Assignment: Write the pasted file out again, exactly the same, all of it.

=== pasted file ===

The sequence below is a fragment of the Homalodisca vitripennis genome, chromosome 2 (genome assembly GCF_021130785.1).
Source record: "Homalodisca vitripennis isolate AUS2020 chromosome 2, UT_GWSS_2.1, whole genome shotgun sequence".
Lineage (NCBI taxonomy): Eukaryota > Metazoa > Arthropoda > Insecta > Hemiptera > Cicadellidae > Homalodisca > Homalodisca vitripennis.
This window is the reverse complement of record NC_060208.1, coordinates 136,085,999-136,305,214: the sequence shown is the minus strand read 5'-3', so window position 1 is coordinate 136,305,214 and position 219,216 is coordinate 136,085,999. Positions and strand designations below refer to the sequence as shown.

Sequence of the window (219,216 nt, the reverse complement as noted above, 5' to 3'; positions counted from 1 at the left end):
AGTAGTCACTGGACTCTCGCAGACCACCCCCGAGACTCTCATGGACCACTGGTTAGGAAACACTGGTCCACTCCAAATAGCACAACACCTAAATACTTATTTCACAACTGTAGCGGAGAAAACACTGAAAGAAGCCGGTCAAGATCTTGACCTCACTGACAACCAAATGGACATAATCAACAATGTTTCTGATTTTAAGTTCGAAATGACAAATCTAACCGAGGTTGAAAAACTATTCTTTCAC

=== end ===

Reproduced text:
The sequence below is a fragment of the Homalodisca vitripennis genome, chromosome 2 (genome assembly GCF_021130785.1).
Source record: "Homalodisca vitripennis isolate AUS2020 chromosome 2, UT_GWSS_2.1, whole genome shotgun sequence".
Lineage (NCBI taxonomy): Eukaryota > Metazoa > Arthropoda > Insecta > Hemiptera > Cicadellidae > Homalodisca > Homalodisca vitripennis.
This window is the reverse complement of record NC_060208.1, coordinates 136,085,999-136,305,214: the sequence shown is the minus strand read 5'-3', so window position 1 is coordinate 136,305,214 and position 219,216 is coordinate 136,085,999. Positions and strand designations below refer to the sequence as shown.

Sequence of the window (219,216 nt, the reverse complement as noted above, 5' to 3'; positions counted from 1 at the left end):
AGTAGTCACTGGACTCTCGCAGACCACCCCCGAGACTCTCATGGACCACTGGTTAGGAAACACTGGTCCACTCCAAATAGCACAACACCTAAATACTTATTTCACAACTGTAGCGGAGAAAACACTGAAAGAAGCCGGTCAAGATCTTGACCTCACTGACAACCAAATGGACATAATCAACAATGTTTCTGATTTTAAGTTCGAAATGACAAATCTAACCGAGGTTGAAAAACTATTCTTTCAC